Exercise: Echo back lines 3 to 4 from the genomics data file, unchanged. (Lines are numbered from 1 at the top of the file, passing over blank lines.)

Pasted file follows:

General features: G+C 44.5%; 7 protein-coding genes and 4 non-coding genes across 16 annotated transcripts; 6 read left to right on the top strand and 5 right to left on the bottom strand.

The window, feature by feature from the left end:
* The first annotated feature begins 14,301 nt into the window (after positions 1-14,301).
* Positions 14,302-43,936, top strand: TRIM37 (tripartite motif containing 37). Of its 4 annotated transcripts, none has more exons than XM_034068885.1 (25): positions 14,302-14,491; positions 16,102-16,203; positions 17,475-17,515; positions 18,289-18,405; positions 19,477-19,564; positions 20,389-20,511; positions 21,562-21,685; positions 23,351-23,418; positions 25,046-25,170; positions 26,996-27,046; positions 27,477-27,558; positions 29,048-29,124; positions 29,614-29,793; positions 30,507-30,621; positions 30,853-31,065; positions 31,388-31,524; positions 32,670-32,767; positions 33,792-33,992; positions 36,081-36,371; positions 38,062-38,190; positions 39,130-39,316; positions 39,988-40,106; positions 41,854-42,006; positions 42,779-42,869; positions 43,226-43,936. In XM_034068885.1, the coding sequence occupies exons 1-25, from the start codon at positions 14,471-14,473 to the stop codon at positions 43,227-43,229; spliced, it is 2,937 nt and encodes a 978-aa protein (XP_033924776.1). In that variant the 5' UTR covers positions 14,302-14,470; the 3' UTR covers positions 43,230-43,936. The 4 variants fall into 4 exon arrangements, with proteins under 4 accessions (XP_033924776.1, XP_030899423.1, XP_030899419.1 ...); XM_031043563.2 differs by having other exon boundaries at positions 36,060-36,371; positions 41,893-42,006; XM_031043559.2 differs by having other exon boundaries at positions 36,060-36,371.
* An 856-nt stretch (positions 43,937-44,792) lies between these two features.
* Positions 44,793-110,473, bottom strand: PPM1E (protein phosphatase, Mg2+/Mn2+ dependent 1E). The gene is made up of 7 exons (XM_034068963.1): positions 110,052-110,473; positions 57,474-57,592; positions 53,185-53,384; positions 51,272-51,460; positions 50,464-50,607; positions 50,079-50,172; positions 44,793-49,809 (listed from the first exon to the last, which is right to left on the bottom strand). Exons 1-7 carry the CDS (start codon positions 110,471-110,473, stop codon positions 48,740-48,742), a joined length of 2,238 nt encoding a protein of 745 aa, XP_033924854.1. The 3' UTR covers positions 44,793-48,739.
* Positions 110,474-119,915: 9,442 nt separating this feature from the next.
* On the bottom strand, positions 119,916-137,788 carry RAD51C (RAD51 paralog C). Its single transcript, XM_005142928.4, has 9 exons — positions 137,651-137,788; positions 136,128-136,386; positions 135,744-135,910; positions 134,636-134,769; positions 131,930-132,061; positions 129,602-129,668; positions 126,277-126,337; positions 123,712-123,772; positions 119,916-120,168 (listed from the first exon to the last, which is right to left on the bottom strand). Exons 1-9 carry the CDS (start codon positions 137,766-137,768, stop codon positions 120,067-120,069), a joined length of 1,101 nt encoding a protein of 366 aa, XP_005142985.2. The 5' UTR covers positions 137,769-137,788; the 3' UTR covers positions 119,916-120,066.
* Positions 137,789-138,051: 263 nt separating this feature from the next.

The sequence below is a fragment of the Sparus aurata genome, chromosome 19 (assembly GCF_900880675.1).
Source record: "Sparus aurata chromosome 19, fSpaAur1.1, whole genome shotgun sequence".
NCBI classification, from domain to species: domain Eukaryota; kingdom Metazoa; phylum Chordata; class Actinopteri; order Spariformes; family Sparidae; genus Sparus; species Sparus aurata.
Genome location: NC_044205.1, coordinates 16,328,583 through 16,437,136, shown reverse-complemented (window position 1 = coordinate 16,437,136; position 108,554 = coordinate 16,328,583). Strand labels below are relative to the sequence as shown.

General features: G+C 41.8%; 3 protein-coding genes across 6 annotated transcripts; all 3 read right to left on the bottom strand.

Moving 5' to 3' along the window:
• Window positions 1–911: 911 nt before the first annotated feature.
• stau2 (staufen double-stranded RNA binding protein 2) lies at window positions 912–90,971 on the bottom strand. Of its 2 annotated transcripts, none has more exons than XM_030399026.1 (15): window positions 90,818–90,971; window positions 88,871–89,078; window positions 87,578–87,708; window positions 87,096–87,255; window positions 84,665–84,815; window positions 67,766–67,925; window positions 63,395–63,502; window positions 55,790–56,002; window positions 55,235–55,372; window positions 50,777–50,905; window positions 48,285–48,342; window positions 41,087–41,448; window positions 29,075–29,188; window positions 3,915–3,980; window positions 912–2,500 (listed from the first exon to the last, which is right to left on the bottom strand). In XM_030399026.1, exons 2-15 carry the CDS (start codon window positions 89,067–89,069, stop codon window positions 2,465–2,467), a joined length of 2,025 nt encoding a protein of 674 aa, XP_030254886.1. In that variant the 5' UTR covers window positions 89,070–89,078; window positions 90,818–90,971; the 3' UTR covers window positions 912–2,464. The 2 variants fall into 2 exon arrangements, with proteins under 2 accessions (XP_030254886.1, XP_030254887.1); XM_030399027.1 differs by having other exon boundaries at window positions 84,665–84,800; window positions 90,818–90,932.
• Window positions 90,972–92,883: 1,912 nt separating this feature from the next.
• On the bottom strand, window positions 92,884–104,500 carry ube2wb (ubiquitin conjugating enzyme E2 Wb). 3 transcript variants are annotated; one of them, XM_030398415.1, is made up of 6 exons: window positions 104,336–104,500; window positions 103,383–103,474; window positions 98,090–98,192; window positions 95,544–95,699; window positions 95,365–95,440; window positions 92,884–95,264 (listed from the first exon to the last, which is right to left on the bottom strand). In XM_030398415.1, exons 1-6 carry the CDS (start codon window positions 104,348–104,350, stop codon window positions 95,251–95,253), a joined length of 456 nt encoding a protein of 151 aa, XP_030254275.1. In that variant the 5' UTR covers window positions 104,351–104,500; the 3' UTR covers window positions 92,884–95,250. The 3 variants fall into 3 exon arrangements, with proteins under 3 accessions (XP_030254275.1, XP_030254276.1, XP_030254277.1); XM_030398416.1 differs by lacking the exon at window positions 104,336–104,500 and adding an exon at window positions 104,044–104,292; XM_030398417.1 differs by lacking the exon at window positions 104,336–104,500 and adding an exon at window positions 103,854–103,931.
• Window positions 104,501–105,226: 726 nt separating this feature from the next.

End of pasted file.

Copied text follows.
* The first annotated feature begins 14,301 nt into the window (after positions 1-14,301).
* Positions 14,302-43,936, top strand: TRIM37 (tripartite motif containing 37). Of its 4 annotated transcripts, none has more exons than XM_034068885.1 (25): positions 14,302-14,491; positions 16,102-16,203; positions 17,475-17,515; positions 18,289-18,405; positions 19,477-19,564; positions 20,389-20,511; positions 21,562-21,685; positions 23,351-23,418; positions 25,046-25,170; positions 26,996-27,046; positions 27,477-27,558; positions 29,048-29,124; positions 29,614-29,793; positions 30,507-30,621; positions 30,853-31,065; positions 31,388-31,524; positions 32,670-32,767; positions 33,792-33,992; positions 36,081-36,371; positions 38,062-38,190; positions 39,130-39,316; positions 39,988-40,106; positions 41,854-42,006; positions 42,779-42,869; positions 43,226-43,936. In XM_034068885.1, the coding sequence occupies exons 1-25, from the start codon at positions 14,471-14,473 to the stop codon at positions 43,227-43,229; spliced, it is 2,937 nt and encodes a 978-aa protein (XP_033924776.1). In that variant the 5' UTR covers positions 14,302-14,470; the 3' UTR covers positions 43,230-43,936. The 4 variants fall into 4 exon arrangements, with proteins under 4 accessions (XP_033924776.1, XP_030899423.1, XP_030899419.1 ...); XM_031043563.2 differs by having other exon boundaries at positions 36,060-36,371; positions 41,893-42,006; XM_031043559.2 differs by having other exon boundaries at positions 36,060-36,371.